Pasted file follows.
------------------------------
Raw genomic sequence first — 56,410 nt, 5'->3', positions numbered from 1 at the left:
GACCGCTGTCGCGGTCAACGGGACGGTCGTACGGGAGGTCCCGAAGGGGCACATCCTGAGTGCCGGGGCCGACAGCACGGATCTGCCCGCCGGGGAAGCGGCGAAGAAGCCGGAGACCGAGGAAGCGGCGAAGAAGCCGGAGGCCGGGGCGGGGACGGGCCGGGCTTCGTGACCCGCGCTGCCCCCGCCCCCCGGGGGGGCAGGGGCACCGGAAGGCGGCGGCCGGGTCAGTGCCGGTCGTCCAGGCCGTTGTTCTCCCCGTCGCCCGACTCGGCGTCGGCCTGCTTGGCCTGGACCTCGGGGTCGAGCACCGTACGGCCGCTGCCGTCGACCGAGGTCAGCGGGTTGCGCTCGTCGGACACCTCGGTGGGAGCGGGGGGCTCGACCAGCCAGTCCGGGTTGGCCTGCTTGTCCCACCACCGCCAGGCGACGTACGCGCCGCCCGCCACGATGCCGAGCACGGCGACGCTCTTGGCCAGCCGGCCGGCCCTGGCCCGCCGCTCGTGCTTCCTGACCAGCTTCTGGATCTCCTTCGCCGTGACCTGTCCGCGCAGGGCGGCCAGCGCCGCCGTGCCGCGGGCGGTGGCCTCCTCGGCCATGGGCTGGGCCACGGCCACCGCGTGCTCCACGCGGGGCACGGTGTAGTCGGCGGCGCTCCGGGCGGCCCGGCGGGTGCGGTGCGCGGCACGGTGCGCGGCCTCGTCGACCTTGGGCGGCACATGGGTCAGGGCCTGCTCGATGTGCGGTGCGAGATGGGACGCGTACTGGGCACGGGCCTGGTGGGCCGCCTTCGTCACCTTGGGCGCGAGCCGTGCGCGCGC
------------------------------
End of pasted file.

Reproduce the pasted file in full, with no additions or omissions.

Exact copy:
Raw genomic sequence first — 56,410 nt, 5'->3', positions numbered from 1 at the left:
GACCGCTGTCGCGGTCAACGGGACGGTCGTACGGGAGGTCCCGAAGGGGCACATCCTGAGTGCCGGGGCCGACAGCACGGATCTGCCCGCCGGGGAAGCGGCGAAGAAGCCGGAGACCGAGGAAGCGGCGAAGAAGCCGGAGGCCGGGGCGGGGACGGGCCGGGCTTCGTGACCCGCGCTGCCCCCGCCCCCCGGGGGGGCAGGGGCACCGGAAGGCGGCGGCCGGGTCAGTGCCGGTCGTCCAGGCCGTTGTTCTCCCCGTCGCCCGACTCGGCGTCGGCCTGCTTGGCCTGGACCTCGGGGTCGAGCACCGTACGGCCGCTGCCGTCGACCGAGGTCAGCGGGTTGCGCTCGTCGGACACCTCGGTGGGAGCGGGGGGCTCGACCAGCCAGTCCGGGTTGGCCTGCTTGTCCCACCACCGCCAGGCGACGTACGCGCCGCCCGCCACGATGCCGAGCACGGCGACGCTCTTGGCCAGCCGGCCGGCCCTGGCCCGCCGCTCGTGCTTCCTGACCAGCTTCTGGATCTCCTTCGCCGTGACCTGTCCGCGCAGGGCGGCCAGCGCCGCCGTGCCGCGGGCGGTGGCCTCCTCGGCCATGGGCTGGGCCACGGCCACCGCGTGCTCCACGCGGGGCACGGTGTAGTCGGCGGCGCTCCGGGCGGCCCGGCGGGTGCGGTGCGCGGCACGGTGCGCGGCCTCGTCGACCTTGGGCGGCACATGGGTCAGGGCCTGCTCGATGTGCGGTGCGAGATGGGACGCGTACTGGGCACGGGCCTGGTGGGCCGCCTTCGTCACCTTGGGCGCGAGCCGTGCGCGCGC